Evening Joe

Caffe del Fuego elevates coffee liqueur

Photo by John Anderson

Think back to the last time you had an espresso martini, or worse yet, the unspeakable B-52. How did coffee, the widely beloved beverage, become so unsexy once mixed with booze? For that, we can thank big-name coffee liqueurs that will go unnamed. The turn-off is certainly not coffee itself, but all the cloying corn syrup and artificial flavorings that drag down whatever they touch.

But as coffee drinkers become more selective about their morning brew, distilleries are following suit. These new-school coffee-infused spirits are set apart by several features, but the use of quality sweeteners is key. Artisan distillers are also more meticulous with the coffee roasting, blending, and brewing process. Beyond the bean, the makers often season the mix with herbs and spices.

Enter Austin's own Caffe del Fuego, which loosely translates to "coffee of the fire" in an intentional combination of Italian and Spanish. Peter Remington and Mark Koelsch founded Remington Family Distillers in 2013, and this is their flagship product. Remington boasts about how straightforward Fuego's four-ingredient formula is: coffee, cane sugar, Madagascar Bourbon vanilla bean, and a neutral high-proof corn spirit. "I can show you how to make it at home in 20 minutes," Remington says of his no-nonsense approach.

Unlike the aggressively scented chemical-laden varieties, Caffe del Fuego is subtle on the nose. Pour it over rocks, swirl, and sip, and the coffee flavor hits the palate in a clean, inviting way. It has the classic, comforting properties of a properly made cup. Not overly boozy or sweetened, it has a round finish that does not overstay its welcome. The vanilla lends floral notes without stealing the show.

Remington fondly recalls how Vincent Perry, a dear Italian friend from Spokane, first introduced him to his homemade coffee liqueur. When Perry passed the recipe on to him, "Don't screw it up!" was his only caution. His photo now graces the back label.

Over a span of two years, Remington and Koelsch worked with Jess Haynie of Austin Roasting Company to refine the coffee blend. Coffee nerds will be glad to know that the blend is ethically sourced from microlots in Brazil, El Salvador, Mexico, Ethiopia, and Indonesia, all of which are roasted to different levels to achieve an earthy and fruity balance. Remington tweaked the original recipe and was able to reduce the sugar content by 25%, which he attributes to what he calls "Jess' coffee prowess." The rich roasts deliver enough punch to allow for less sugar and vanilla. After blending the four ingredients, the flavors marry over 30 days.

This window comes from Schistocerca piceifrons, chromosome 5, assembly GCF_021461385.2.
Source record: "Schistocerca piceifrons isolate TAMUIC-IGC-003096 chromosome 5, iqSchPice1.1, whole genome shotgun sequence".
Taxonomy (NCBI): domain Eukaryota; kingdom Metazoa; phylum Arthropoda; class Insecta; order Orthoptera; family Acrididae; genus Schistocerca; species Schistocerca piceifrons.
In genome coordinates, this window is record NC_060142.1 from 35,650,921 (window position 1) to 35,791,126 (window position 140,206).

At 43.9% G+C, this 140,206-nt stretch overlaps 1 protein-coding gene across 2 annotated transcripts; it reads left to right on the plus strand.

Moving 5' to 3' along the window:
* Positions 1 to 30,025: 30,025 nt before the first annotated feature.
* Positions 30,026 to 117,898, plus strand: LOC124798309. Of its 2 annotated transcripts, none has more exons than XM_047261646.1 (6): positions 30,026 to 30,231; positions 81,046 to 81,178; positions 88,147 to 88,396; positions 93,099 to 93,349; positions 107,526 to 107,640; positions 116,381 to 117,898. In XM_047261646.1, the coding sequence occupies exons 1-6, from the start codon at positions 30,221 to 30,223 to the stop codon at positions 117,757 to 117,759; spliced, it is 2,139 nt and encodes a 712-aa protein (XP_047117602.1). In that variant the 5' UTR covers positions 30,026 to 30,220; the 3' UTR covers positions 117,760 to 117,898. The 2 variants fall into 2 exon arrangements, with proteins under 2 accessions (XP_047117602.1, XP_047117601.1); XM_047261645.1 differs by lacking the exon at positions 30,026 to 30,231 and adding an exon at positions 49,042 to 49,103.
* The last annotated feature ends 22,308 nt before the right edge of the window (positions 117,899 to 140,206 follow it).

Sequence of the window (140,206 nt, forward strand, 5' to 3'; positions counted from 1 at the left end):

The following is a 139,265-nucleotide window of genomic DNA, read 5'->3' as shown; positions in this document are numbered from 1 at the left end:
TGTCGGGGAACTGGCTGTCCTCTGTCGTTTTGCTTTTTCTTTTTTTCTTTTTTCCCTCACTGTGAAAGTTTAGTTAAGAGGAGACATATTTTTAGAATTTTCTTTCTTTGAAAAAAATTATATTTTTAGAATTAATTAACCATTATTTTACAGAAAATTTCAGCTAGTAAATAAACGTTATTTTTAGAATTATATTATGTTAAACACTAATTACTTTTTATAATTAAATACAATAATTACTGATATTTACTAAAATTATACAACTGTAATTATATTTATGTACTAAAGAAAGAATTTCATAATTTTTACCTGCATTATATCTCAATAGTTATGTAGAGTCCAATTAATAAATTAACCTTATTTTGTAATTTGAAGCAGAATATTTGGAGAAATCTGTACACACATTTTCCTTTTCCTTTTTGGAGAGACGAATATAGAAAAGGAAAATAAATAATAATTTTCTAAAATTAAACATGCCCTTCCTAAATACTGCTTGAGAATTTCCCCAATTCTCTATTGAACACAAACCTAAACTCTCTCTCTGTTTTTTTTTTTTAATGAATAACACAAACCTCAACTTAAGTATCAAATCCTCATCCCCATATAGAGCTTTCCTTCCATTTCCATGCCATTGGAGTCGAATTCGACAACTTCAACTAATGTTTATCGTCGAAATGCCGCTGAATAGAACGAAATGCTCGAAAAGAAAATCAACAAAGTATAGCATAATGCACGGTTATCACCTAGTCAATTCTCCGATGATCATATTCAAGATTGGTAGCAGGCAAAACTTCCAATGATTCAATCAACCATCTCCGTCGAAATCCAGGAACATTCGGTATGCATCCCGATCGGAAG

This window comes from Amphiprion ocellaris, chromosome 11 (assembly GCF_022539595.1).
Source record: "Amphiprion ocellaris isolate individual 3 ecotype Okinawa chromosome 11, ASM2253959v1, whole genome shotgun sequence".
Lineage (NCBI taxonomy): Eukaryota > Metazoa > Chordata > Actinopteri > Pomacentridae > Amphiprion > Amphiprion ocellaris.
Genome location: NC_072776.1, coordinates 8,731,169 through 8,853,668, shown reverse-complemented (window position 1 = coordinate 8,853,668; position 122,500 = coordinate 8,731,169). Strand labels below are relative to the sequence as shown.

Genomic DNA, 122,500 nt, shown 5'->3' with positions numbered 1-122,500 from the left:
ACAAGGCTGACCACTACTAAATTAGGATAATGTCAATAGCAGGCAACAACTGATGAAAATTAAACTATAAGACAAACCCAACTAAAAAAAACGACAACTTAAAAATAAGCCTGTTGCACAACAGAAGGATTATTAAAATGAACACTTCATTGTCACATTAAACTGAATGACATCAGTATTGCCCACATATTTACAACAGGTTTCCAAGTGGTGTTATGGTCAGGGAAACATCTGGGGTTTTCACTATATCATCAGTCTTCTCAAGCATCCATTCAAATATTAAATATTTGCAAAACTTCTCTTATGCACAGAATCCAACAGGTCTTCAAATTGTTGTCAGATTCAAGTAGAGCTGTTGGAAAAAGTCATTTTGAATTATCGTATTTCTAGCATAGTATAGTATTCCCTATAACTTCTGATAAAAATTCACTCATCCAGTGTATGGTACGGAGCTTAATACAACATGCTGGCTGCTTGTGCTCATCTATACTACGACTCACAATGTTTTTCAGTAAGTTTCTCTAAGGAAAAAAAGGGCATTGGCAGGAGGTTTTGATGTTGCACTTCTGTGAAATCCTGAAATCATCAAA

While Remington encourages drinkers to enjoy the product straight, he has also piqued the interest of local bartenders. Coffee liqueur is a common ingredient in tiki cocktails, so Trey Jenkins of Isla mixes Fuego into the Hummingbird along with cognac, raspberry liqueur, and a banana coconut milk. "Caffe del Fuego adds richer fruit flavors ... while not being overly sweet. It lets you taste the other ingredients while standing out as well," Jenkins describes. The island drink is being showcased during Texas Tiki Week (Aug. 2-9).

Jason Stevens, the bars, spirits, and beverage director of Congress' sibling establishments, has been playing around with the liqueur, too. "It's refreshing to see a quality local liqueur," he explains. Since coffee and booze cultures are both prominent in Austin, Stevens says, "It makes total sense that a quality coffee liqueur would be made here. Caffe del Fuego is very smart with their recipe formulation, making it all about real coffee flavor."

Stevens concocted the below drinks for y'all to make at home – you won't find these on menus anywhere yet.

Coffee Daiquiri

A rich daiquiri variation that uses coffee flavors to highlight the rum.

1¾ oz. Appleton Estate Reserve rum

¼ oz. Caffe del Fuego coffee liqueur

¼ oz. 1:1 turbinado simple syrup (1 cup water to 1 cup sugar)

½ oz. fresh lime juice

Combine all in a shaker, add cubed ice and shake. Double strain into a chilled glass.

Cubano Blanco

A rum White Russian with added cocoa, spice, and vanilla elements.

1½ oz. white rum

½ oz. Zaya 12-year rum

¾ oz. Caffe del Fuego coffee liqueur

¾ oz. coconut milk (lower fat with no stabilizers, if possible)

1 dash Bittermens mole bitters

Cinnamon stick or ground cinnamon

Combine rum, coffee liqueur, and mole bitters into an old-fashioned glass. Add crushed ice and stir. Top with more crushed ice and float coconut milk on top. Garnish with fresh grated or ground cinnamon.

For a list of Caffe del Fuego stockists, visit www.rfdistillers.com.

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Peter Remington, Mark Koelsch, Jess Haynie, Austin Roasting Company, Jason Stevens, Trey Jenkins

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